Authored onMarch 13, 2023
One of the most beloved parts of The Franklin Institute is The Giant Heart. While many visitors learn a lot about the heart from this exhibit, few probably know about Vivien Thomas, the Black scientist who developed many techniques for heart surgery, as well as taught future cardiac surgeons.
His Original Plan
Vivien Thomas was born on August 29, 1910 in New Iberia, Louisiana. As a young man, he worked as a hospital orderly to save money for college, where he planned on enrolling pre-med. When the stock market crashed in 1929, he lost all of his savings, derailing his dream.
Working with Alfred Blalock
In 1930, Thomas began working as a lab assistant for Alfred Blalock, a white doctor, at Vanderbilt University. Blalock quickly realized Thomas’ brilliance and began to rely on him more and more in the lab. When he was offered a position at Henry Ford Hospital in Detroit, Blalock insisted on taking Thomas with him. However, the hospital refused to hire Thomas because of his race, so Blalock declined the position. The pair eventually moved to Johns Hopkins University in 1941.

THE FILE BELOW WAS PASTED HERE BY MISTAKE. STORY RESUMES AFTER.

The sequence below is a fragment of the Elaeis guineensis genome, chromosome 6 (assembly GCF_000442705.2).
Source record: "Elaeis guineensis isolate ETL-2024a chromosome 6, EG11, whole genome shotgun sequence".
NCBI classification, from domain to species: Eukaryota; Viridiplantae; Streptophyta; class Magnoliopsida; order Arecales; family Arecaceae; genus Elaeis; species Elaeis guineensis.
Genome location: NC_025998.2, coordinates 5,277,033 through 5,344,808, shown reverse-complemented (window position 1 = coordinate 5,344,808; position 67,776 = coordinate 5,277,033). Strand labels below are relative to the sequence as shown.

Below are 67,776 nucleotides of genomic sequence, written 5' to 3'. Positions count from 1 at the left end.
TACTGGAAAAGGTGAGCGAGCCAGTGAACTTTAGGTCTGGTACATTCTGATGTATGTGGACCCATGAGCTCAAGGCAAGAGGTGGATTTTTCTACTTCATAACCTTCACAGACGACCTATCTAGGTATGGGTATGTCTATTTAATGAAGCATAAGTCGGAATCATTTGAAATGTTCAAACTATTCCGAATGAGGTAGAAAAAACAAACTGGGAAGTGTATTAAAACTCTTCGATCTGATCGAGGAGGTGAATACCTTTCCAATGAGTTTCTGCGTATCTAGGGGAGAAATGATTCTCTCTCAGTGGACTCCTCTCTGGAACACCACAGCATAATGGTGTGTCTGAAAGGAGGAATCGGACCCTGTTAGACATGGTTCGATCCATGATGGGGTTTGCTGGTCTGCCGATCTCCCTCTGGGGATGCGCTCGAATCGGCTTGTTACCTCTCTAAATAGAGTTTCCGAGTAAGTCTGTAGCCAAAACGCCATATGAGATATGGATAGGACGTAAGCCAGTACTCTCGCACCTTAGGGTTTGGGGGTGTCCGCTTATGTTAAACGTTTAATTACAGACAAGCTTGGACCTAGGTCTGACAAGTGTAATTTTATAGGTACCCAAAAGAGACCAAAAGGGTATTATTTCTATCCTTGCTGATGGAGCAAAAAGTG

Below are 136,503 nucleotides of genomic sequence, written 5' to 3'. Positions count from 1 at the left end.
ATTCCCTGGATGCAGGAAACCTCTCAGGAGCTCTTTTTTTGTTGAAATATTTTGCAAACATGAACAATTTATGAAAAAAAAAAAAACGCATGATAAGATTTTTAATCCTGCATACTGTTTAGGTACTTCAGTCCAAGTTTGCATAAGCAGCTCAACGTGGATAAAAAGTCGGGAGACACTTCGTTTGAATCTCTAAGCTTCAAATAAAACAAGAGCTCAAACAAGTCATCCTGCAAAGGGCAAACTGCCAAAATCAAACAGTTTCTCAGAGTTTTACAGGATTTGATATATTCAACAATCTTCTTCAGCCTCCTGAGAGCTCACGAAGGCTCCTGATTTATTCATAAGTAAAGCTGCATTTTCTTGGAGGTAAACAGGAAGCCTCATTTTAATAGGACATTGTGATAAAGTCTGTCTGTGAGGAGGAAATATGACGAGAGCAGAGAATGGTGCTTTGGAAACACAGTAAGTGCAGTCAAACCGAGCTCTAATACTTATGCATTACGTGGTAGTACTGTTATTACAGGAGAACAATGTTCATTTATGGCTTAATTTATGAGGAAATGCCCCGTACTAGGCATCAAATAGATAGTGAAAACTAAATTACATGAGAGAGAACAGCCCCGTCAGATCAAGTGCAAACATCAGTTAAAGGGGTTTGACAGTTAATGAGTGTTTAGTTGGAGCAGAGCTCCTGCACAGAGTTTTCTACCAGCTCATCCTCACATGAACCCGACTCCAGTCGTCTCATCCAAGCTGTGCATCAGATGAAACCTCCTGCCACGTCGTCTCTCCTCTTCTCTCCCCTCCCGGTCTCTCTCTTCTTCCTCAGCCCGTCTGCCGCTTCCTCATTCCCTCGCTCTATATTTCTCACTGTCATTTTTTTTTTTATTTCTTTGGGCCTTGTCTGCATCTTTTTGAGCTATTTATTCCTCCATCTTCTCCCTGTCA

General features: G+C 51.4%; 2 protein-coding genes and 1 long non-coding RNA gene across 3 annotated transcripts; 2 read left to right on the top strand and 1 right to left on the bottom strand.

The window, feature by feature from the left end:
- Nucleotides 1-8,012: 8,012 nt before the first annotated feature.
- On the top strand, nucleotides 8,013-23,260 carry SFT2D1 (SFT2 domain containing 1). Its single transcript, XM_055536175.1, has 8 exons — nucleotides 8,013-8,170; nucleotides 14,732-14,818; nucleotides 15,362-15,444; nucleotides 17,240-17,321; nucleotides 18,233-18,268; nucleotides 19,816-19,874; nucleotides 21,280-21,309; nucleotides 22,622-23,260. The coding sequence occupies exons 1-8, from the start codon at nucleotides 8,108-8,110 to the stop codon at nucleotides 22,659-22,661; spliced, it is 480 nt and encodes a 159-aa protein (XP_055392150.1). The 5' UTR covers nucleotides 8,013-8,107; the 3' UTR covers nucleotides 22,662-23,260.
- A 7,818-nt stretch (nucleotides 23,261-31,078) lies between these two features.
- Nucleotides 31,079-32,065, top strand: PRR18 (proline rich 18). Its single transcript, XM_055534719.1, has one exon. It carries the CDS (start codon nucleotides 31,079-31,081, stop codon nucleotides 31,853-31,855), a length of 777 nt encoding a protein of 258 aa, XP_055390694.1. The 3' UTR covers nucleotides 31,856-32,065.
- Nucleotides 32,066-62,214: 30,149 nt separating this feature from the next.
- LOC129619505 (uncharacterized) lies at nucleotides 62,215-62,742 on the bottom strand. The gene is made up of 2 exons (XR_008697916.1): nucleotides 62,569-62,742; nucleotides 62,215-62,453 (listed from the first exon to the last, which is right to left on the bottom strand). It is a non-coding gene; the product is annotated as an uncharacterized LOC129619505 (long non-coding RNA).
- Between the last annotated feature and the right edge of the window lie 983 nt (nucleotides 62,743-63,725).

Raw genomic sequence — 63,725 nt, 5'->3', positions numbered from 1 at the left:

While at Johns Hopkins, they were approached by Dr. Helen Taussig, who was treating “blue babies” – infants born with a heart defect called tetralogy of Fallot. Using a failed hypertension experiment they did at Vanderbilt as a basis, Blalock and Thomas worked together to develop a procedure to treat the defect. Thomas recreated the defect in dog hearts and then tested their procedure, which was developed in less than two years. The surgery was first performed on a human patient in 1944, with Thomas on a stool behind Blalock in the operating room, coaching him every step of the way. Because surgical needles were too large for an infant, Blalock used special needles that Thomas had modified. The procedure worked and is still used today.
Vivien Thomas continued his groundbreaking work for decades. In 1946, he developed atrial septectomy, another heart procedure. He again tested it in dogs before Dr. Blalock used it in the operating room. He was a pioneer in other ways as well. When Johns Hopkins was integrated in 1963, Thomas became a mentor to Black students. He received an Honorary Doctor of Laws degree from the university in 1976, and was a member of the medical school faculty from 1976 until 1985, training the next generation of surgeons. Today, one of the Colleges at Johns Hopkins School of Medicine is named in his honor.
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Kara is our Digital Marketing Coordinator by day, and a playwright by night. She loves both science and history, and is curious about pretty much everything.